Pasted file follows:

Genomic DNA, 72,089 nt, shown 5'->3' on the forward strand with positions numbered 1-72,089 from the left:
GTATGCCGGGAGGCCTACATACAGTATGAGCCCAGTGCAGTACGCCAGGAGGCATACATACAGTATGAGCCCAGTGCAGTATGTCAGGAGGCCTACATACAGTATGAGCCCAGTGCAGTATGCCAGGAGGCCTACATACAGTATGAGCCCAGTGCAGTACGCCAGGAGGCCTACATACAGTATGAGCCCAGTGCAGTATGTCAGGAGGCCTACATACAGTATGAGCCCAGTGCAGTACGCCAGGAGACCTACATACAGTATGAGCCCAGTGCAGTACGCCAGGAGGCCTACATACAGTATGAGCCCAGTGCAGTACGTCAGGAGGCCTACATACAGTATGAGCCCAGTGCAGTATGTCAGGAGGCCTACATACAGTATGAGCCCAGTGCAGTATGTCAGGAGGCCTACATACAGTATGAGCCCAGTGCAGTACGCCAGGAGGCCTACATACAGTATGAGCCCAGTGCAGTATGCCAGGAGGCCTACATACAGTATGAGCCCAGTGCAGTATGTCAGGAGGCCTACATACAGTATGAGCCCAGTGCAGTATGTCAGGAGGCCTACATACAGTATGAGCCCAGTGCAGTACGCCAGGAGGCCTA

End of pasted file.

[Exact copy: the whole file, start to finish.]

Genomic DNA, 72,089 nt, shown 5'->3' on the forward strand with positions numbered 1-72,089 from the left:
GTATGCCGGGAGGCCTACATACAGTATGAGCCCAGTGCAGTACGCCAGGAGGCATACATACAGTATGAGCCCAGTGCAGTATGTCAGGAGGCCTACATACAGTATGAGCCCAGTGCAGTATGCCAGGAGGCCTACATACAGTATGAGCCCAGTGCAGTACGCCAGGAGGCCTACATACAGTATGAGCCCAGTGCAGTATGTCAGGAGGCCTACATACAGTATGAGCCCAGTGCAGTACGCCAGGAGACCTACATACAGTATGAGCCCAGTGCAGTACGCCAGGAGGCCTACATACAGTATGAGCCCAGTGCAGTACGTCAGGAGGCCTACATACAGTATGAGCCCAGTGCAGTATGTCAGGAGGCCTACATACAGTATGAGCCCAGTGCAGTATGTCAGGAGGCCTACATACAGTATGAGCCCAGTGCAGTACGCCAGGAGGCCTACATACAGTATGAGCCCAGTGCAGTATGCCAGGAGGCCTACATACAGTATGAGCCCAGTGCAGTATGTCAGGAGGCCTACATACAGTATGAGCCCAGTGCAGTATGTCAGGAGGCCTACATACAGTATGAGCCCAGTGCAGTACGCCAGGAGGCCTA